Seven miles above the Earth’s surface, where the weather is born, lies the troposphere – the lowest layer of Earth’s atmosphere. Up there, where the clouds dance around, are bacteria that can make it rain, and are important for the formation of clouds.
The atmospheric microbiome is a concept and field of study that is gaining importance. As we come to grips with a changing climate and environment, understanding more and more our Earth ecosystem remains vital. With hurricane damage in the US and elsewhere seemingly on an exponential increase in recent decades, it is important to mitigate for the worst. It can cost as much as $1 million per square mile for evacuation preparations alone.
In 2010, NASA embarked on one of its largest hurricane research efforts —GRIP (Genesis and Rapid Intensification Processes). The objective was to better understand and characterise how tropical storms form and develop into major hurricanes. With a fleet of aircraft, ground-based instruments, computer models, and satellites, over a period of 6 months, GRIP collected all kinds of data on the nature, structure, dynamics, and motion of hurricanes. Invaluable data. They also collected one other thing — the microorganisms in the atmosphere.
The problem previously, had always been the difficulty in gathering enough microbial biomass to study. And previously, most samples have comes from areas too close to the Earth’s surface to really mean anything. GRIP took things one step further — high-altitude. Over the course of 9 flights across America, the Gulf of Mexico, the Atlantic Ocean, and the Caribbean, GRIP collected bacterial and fungal samples to be analysed. Enough to answer the question: Where does the bacteria in the atmosphere come from? Authors, publishing in the Proceedings of the National Academy of Sciences(PNAS) today give a picture of the composition of the high-altitude (around 10 kilometres above sea level) bacterial and fungal flora, but also what that picture looks like in the aftermath of a hurricane.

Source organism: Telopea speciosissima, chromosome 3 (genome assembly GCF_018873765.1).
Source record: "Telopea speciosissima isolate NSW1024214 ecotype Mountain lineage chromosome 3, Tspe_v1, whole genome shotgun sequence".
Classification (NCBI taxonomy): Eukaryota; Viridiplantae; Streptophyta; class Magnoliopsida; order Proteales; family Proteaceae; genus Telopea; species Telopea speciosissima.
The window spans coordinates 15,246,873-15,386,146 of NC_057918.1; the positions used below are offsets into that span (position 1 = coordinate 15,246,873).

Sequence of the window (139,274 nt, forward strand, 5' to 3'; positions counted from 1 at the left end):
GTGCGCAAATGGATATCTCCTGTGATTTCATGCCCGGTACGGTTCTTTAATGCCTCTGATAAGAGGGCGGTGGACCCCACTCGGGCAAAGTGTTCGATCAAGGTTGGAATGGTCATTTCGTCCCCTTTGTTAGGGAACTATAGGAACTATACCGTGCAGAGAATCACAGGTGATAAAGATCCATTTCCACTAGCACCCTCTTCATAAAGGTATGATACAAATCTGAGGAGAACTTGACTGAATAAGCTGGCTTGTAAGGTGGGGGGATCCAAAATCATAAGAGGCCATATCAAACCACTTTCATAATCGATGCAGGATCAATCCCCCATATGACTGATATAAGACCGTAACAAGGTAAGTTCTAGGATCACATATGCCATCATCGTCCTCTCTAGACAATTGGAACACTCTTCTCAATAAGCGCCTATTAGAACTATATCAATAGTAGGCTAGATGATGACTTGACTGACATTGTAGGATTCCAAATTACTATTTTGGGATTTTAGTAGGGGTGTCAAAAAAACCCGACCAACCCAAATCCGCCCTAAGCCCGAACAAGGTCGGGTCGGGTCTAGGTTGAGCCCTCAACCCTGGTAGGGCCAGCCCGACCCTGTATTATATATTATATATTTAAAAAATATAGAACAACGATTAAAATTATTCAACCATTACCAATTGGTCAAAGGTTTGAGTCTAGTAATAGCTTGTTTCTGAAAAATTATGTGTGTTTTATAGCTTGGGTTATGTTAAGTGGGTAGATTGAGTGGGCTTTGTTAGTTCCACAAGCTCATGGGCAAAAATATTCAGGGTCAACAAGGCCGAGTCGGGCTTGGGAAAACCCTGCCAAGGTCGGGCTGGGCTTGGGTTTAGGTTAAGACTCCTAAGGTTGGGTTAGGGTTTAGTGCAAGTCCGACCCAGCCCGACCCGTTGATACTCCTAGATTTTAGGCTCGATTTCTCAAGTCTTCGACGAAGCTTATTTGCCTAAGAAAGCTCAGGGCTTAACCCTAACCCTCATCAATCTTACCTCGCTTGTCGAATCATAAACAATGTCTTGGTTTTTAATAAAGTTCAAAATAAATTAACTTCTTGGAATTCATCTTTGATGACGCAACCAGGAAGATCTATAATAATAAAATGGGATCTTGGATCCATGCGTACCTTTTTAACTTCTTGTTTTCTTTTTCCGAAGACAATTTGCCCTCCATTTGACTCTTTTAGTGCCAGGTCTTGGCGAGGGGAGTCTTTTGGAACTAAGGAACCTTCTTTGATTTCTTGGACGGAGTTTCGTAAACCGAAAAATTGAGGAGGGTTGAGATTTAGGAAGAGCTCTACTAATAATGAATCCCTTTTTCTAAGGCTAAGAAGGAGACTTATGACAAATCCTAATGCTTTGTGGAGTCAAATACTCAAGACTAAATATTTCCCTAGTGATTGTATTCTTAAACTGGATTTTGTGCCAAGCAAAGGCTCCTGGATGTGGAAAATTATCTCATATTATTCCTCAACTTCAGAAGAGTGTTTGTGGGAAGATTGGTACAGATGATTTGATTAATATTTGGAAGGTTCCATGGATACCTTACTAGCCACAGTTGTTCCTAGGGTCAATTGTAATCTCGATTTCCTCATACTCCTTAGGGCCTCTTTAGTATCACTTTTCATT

The bacteria that swirl around in the air originate from different areas across the Earth’s surface it seems. The organisms they sampled originated from almost all habitats (ocean, soil, freshwater… etc as they put it). Hurricane samples had a higher abundance of marine bacteria, and only in the hurricane samples was there “a substantial signal of bacteria known to be associated with human and animal feces” — microorganisms such as Escherichia and Streptococcus (as a result of Hurricane Earl passing over populated areas).
The microorganism compositions of the troposphere are similar depending on when and where they are collected. But after a hurricane, this changes. When a hurricane hits, there are large numbers of new microbes that are aerosolized — brought aloft by their winds. And this remains for some time after the hurricane has passed.
The authors were not able to determine what proportion of the microorganisms were pathogens — although most of the airborne cells were viable, living happily miles above the Earth’s surface. Not quite extremophiles, but definitely inhabiting an environment that is outside the norm — tolerating UV, dryness, low oxygen, and the large concentrations of oxidants way up there.
The bacteria and the fungal populations of the troposphere are a substantial part of the air-ecosystem, and not just as a result of hurricanes blowing through and kicking up what lies beneath. Across geographically distant locations the same microbes appeared in all samples. Like the blood that runs through veins, these are the microorganisms that run through the atmosphere — representing the microbiome of the middle and upper troposphere.
Originally appearing in Australian Science
Image — source
DeLeon-Rodriguez, N., Lathem, T., Rodriguez-R, L., Barazesh, J., Anderson, B., Beyersdorf, A., Ziemba, L., Bergin, M., Nenes, A., & Konstantinidis, K. (2013). Microbiome of the upper troposphere: Species composition and prevalence, effects of tropical storms, and atmospheric implications Proceedings of the National Academy of Sciences DOI: 10.1073/pnas.1212089110